A 65-year-old mother of 13 children is pregnant again, with quadruplets, reported Germany's RTL broadcaster on Sunday.
The woman, Annegret Raunigk, is a resident of Berlin, Germany, and works as an elementary school teacher of Russian and English languages. The pregnancy is a result of several attempts at artificial insemination for more than a year. The conception has been made possible with the help of donated sperm as well as eggs.
Raunigk, who is all set to become the oldest woman to ever give birth to quadruplets, said that the decision to be pregnant again was made after her youngest daughter expressed a desire to have a little brother or sister. At the moment, Raugnik's youngest child is nine while her oldest is 44. She also has seven grandchildren.
An interview with Raunigk is scheduled to be broadcast by the TV channel on Monday evening.
While the pregnancy was planned, the news that she was due with four children reportedly came as a shock to the mother-to-be.
"After the doctor discovered there were four, I had to give it some thought to begin with," newspaper Bild quoted Raunigk as saying.
Raugnik was in news 10 years ago when she gave birth to her youngest daughter at age 55. The pregnancy was conceived naturally without any fertility treatments unlike her latest one.
"So what if I'm 65?" Raunigk told RTL. "Why must one always hew to the obvious clichés? I find that quite exhausting."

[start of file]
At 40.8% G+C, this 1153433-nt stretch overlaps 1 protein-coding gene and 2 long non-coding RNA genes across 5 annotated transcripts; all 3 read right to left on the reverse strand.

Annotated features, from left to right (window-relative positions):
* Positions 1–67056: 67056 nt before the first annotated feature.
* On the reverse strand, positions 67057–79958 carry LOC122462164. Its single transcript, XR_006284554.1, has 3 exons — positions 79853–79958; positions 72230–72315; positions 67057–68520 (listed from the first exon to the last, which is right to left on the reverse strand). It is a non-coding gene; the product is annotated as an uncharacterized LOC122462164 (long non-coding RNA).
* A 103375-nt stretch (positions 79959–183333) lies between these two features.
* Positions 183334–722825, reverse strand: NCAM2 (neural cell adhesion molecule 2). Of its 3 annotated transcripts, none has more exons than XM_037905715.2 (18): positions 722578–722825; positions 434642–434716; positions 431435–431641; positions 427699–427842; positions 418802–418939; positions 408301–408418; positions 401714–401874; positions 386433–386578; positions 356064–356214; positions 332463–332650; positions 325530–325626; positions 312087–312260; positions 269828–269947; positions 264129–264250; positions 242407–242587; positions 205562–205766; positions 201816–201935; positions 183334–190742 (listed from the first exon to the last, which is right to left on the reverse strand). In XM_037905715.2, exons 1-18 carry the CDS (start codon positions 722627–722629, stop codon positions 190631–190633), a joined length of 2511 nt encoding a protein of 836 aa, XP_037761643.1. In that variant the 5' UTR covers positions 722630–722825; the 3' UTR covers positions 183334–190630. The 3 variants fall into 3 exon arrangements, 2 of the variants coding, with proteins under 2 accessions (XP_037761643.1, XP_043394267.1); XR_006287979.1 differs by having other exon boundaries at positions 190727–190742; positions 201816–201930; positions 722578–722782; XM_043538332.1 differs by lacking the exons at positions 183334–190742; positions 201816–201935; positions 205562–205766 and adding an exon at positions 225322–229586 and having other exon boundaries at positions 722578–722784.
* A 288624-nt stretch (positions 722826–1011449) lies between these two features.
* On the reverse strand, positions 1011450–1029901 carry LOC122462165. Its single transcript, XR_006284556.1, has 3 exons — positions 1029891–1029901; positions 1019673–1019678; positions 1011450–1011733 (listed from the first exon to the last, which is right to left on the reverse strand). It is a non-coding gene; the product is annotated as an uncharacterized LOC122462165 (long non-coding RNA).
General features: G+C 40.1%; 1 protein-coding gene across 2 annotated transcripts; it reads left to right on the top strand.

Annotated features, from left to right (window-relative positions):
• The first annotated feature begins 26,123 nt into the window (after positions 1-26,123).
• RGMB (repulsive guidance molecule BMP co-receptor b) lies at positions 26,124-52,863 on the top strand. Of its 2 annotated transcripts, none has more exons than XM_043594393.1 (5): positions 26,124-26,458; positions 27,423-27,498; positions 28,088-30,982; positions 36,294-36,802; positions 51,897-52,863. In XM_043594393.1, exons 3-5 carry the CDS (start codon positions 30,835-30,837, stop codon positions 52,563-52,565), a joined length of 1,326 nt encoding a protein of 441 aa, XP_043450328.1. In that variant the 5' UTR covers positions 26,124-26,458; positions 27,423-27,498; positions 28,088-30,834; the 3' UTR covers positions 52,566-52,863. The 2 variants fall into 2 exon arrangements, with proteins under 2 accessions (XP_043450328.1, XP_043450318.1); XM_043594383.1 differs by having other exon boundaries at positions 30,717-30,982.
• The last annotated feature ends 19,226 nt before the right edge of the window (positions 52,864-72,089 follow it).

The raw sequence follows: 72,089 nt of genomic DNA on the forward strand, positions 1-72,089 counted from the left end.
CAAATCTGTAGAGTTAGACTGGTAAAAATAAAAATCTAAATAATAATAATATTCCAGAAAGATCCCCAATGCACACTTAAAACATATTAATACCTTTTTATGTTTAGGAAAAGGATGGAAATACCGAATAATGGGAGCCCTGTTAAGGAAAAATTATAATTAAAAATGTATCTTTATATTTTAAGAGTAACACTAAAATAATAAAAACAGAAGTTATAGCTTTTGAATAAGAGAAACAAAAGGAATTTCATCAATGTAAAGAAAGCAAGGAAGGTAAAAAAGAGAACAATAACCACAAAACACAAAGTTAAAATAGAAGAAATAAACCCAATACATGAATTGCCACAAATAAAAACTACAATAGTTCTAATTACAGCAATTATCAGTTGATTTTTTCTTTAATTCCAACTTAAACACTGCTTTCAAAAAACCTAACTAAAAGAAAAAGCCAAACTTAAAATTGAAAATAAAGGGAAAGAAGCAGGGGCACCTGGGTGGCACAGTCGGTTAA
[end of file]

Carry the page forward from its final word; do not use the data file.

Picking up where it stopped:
While Raugnik's family excitedly awaits the addition of four new members, taking their total to 17 siblings, Dr. Holger Stepan, head of obstetrics at the University Hospital of Leipzig, called the pregnancy "an absolute disaster", according to a report in NBC News.
Stepan, reportedly told Berliner Morgenpost that by conceiving at this age, Raunigk was putting not only herself, but also her four fetuses at risk. He said that pregnancy at such a later stage of life puts a woman to increased risk of high blood pressure, diabetes and other "life-threatening conditions".
He also said that it is almost certain the babies are going to be born premature and would be at risk of cerebral hemorrhages, infections and lung damage.
However, fortunately Raugnik's pregnancy so far is continuing without much complications and the delivery is expected to be in summer. A strong and confident Raugnik is fearless and told RTL: "I have enough experience with this. To me, this is nothing new."